About Beth Allen

I'm a self-professed sustainable development geek who would have a very hard time picking a favorite country. That means, I love every tribe and nation and take great joy in seeing how God is working in the world. I've been with FH for nearly two decades, and started out by serving with them in the Bolivian Andes. I can't live without Jesus and coffee, but the coffee is mostly decaf so the power is from Jesus.
Author Archive | Beth Allen

Girls with curiosity

I loved seeing the video clip of the NASA scientists at the Jet Propulsion Laboratory celebrating the landing of the Curiosity rover on Mars the other day.  What a milestone! I’m a child of the Apollo era, when we stayed up late to watch moon walks or heard about the mission’s progress over the school […]

Read full story Comments { 4 }
Me and my sponsored child

Joined in prayer

I keep a photo of my sponsored child, Rani, by my desk.  It helps me remember to pray for her. Rani is from Bangladesh. When I decided to sponsor a child I asked our staff to find a child who had languished in the system without a sponsor. Rani was 12 at the time; sponsors […]

Read full story Comments { 0 }

Goodbye to cookie cutters: Three reasons to be glad

Now that I’ve gotten your attention with something food-oriented… In my FH world, “cookie cutter” refers to community development where an outsider comes to a village with a certain pre-packaged technical solution to a problem.  Every village would receive the same stuff with the same design.  The village’s decision is whether to accept or reject […]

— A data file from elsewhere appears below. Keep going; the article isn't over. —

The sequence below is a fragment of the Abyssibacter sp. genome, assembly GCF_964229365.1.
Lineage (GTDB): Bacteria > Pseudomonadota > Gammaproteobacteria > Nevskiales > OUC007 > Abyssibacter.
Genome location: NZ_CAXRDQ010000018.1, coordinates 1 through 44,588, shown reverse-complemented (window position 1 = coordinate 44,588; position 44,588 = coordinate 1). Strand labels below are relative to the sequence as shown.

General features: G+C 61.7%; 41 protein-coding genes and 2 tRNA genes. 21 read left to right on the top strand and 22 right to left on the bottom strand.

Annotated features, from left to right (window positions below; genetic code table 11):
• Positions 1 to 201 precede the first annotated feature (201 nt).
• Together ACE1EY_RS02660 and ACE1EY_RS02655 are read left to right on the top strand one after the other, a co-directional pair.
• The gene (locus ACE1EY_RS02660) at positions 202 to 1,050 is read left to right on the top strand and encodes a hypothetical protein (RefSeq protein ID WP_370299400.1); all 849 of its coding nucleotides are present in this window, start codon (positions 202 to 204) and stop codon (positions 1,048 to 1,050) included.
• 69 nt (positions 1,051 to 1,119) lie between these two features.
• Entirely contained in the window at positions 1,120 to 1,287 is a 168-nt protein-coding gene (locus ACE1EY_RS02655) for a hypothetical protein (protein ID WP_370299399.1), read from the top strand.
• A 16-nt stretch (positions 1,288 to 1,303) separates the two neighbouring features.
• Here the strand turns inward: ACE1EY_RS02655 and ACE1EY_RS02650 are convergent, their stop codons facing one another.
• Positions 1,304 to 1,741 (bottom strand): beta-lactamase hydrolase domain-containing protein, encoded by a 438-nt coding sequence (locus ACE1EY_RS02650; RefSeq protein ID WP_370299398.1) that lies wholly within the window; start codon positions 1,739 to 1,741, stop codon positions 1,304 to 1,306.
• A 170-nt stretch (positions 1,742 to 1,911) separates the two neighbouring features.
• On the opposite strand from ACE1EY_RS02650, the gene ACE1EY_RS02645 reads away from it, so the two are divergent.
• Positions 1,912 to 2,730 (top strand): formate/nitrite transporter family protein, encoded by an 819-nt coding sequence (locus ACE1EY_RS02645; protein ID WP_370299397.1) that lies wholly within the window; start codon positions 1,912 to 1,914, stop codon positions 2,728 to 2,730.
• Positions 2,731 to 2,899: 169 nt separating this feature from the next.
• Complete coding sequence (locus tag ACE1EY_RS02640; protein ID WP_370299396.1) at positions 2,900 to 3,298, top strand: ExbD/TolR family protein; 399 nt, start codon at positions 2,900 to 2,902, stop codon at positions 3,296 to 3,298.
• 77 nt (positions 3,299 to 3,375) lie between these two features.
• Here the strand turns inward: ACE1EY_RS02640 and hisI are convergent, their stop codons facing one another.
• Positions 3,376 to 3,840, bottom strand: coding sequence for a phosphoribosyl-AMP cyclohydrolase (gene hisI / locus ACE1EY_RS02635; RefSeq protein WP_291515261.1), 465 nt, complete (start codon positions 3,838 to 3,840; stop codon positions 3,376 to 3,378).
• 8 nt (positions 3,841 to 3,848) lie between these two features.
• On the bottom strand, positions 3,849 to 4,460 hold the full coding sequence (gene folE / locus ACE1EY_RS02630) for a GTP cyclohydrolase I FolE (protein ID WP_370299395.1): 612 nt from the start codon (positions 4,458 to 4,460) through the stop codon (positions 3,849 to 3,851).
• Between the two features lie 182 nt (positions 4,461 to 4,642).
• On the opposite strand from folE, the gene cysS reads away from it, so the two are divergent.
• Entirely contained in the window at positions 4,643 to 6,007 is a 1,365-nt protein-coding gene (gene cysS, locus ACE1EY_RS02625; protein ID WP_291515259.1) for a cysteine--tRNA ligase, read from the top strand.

Read full story Comments { 1 }
Woman holding watering can

What’s it take to change the world?

Meet Emily. She’s an average teenage girl, slim adolescent build, mousy hair in a ponytail, donning a fluorescent orange safety vest.  She’s planted in lock-kneed stance on a traffic island, in the midst of a boulevard.  Thousands of evacuees from the fairground swarm Emily’s crosswalk, to reach their cars before the huge storm really cuts […]

Read full story Comments { 2 }
Children on pathway

Literature becomes life

I just finished reading Thomas Hardy’s novel, Tess of the d’Ubervilles, which left me in silent late-night shock when I turned the final pages.  As my friend and fellow Food for the Hungry blogger Eileen said, “It’s not Jane Austen. It doesn’t wrap up happily in the end.”  (No spoilers here, you’ll have to read […]

Read full story Comments { 0 }
Boy in green sweater with pen

Pen, paper and a future in Guatemala

The photographer’s caption tells me the image comes from a place where Food for the Hungry works called “Rio Azul,” or “Blue River,” in Guatemala’s Ixil Triangle region.  But I see a story far beyond a young child poised to draw something. The green in little boy’s sweater mirrors the thick vegetation I remember from […]

Read full story Comments { 0 }